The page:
Computer Vision Art

Tomas Laurenzo

Traces, (2014-2018)

Traces is an interactive installation, where, in a room several faces are projected on the walls can be seen. Every face has its eyes closed. After a short time, when the visitor blinks, the installation detects it and takes a picture at the exact time of blinking. The picture is processed and added to the collection of faces with closed eyes. The artwork is a testimony of the visitors to the room, inhabiting it but not seeing it. In Traces, visitors become subjects of the room, objects of a spatial communication.

The piece is part of an on-going series of artworks that artistically explore the social impact of technology, focusing on technologies that are explicit in their controlling intention.

The presented artwork aims at reflecting on surveillance techniques as well as at exploring the poetics of digitally affecting of our relationship with physical space. Is a space changed because we have been there? Do we leave any trace on the places we have been to?

The work also explores what do we actually see and experience with a specific space. Traces becomes a record of people not seeing the space where it is exhibited, a metaphorical rendering of the traces we might be leaving behind.

Finally, the work is a direct commentary on the power asymmetries that every technology crystallises. Visitors of the installation are seen all the time by it, analysed, surveilled, and then shown in a moment of objective helplessness: a gentle panopticon.

Technical Description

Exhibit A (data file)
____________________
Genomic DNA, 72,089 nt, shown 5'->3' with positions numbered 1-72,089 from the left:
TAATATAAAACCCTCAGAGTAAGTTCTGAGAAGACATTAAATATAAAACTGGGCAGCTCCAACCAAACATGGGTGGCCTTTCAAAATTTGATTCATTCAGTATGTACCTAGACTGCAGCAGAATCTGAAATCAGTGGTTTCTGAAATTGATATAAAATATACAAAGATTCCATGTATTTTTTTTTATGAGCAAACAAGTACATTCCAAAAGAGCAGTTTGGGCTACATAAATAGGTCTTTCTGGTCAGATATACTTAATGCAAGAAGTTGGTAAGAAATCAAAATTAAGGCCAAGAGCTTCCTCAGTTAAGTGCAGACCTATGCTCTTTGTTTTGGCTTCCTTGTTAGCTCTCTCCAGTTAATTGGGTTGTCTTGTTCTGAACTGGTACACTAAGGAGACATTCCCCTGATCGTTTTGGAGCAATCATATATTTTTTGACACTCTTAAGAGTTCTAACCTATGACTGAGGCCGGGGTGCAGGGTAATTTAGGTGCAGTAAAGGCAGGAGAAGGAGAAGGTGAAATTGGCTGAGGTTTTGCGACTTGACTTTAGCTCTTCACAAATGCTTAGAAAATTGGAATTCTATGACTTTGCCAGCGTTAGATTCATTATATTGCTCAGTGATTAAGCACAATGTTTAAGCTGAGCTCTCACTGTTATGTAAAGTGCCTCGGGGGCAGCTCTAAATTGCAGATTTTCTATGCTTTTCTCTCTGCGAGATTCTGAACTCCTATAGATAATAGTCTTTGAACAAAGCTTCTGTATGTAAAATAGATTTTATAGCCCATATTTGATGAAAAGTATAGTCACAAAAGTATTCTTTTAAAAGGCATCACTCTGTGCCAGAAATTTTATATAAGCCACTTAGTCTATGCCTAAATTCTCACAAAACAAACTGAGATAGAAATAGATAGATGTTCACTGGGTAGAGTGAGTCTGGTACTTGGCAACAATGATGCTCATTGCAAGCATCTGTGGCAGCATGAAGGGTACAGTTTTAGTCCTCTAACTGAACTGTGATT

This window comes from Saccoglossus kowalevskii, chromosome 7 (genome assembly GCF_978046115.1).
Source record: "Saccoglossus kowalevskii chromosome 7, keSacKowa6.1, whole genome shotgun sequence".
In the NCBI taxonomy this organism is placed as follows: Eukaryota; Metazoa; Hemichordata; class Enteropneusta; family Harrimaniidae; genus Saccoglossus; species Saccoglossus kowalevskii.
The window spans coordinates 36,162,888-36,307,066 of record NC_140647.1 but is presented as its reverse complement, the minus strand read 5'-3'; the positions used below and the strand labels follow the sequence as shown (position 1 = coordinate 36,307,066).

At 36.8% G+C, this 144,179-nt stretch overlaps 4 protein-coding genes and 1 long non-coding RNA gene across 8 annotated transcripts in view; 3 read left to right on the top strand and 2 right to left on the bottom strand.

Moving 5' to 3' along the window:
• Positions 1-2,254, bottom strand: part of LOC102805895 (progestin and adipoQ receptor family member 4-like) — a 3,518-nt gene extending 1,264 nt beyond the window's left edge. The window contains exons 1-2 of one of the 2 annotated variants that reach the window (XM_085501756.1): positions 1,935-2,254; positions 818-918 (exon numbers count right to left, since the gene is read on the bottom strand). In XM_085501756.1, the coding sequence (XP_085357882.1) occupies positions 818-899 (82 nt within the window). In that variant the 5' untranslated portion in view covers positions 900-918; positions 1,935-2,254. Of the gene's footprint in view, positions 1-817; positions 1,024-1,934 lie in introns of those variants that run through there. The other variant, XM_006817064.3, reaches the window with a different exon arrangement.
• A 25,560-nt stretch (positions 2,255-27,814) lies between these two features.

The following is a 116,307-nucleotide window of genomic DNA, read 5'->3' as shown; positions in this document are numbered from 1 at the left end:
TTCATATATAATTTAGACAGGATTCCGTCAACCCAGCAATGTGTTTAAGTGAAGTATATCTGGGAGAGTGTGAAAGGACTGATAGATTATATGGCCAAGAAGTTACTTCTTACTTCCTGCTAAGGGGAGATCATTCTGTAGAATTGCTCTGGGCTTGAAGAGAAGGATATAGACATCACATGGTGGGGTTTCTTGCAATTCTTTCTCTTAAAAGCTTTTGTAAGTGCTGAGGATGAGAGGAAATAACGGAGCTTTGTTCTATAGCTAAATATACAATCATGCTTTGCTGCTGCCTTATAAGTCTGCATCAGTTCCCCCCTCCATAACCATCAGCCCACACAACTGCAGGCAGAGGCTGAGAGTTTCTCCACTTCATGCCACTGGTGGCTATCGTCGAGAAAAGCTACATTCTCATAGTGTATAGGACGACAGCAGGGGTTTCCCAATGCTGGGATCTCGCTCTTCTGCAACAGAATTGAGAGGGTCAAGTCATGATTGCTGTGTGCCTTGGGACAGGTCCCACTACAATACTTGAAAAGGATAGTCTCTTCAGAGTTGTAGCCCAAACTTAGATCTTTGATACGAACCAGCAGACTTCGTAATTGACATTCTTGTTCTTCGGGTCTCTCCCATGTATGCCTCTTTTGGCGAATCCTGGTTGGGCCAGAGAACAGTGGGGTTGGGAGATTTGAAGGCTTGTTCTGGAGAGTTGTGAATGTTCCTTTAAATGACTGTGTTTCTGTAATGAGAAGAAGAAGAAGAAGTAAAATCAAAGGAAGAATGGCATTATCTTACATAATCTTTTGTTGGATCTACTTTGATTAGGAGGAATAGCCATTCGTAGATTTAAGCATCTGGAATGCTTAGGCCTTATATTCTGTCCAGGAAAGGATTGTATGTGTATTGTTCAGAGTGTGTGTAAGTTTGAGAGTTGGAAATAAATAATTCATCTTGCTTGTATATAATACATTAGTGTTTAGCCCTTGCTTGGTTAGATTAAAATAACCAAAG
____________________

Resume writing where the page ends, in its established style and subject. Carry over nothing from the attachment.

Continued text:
Traces is composed of one or more depth cameras (Kinect Sensor V2), one or several short throw projectors, and a computer. Using the depth sensors, the room is able not only to track the face in low illumination conditions but also to track the users’ eyes and detect their blinking.

Traces’s software, after the interactor has being tracked for a random short interval (usually between thirty and forty-five seconds), enters into blink-detection mode. Our custom blink detector utilizes OpenCV to extract one RGB bitmap per eye and raise an event when the bitmap changes more than a certain threshold (to measure the change we binarize the images, apply a Sovel filter, and inspect the resulting blobs. Different classifiers have been implemented, with the current version using a simple neural network).

When a blink is detected and the interactor is facing one of the cameras, the computer extracts a bitmap corresponding to the user’s face, desaturates it and very slightly burrs it. It is then added to the collection of faces that is projected.

Depending on the projection space, a maximum amount of simultaneously projected faces is configured. When the limit is reached, a new face replaces the oldest being shown. A version of the piece using a single screen has also been developed and new configurations will continue to be explored.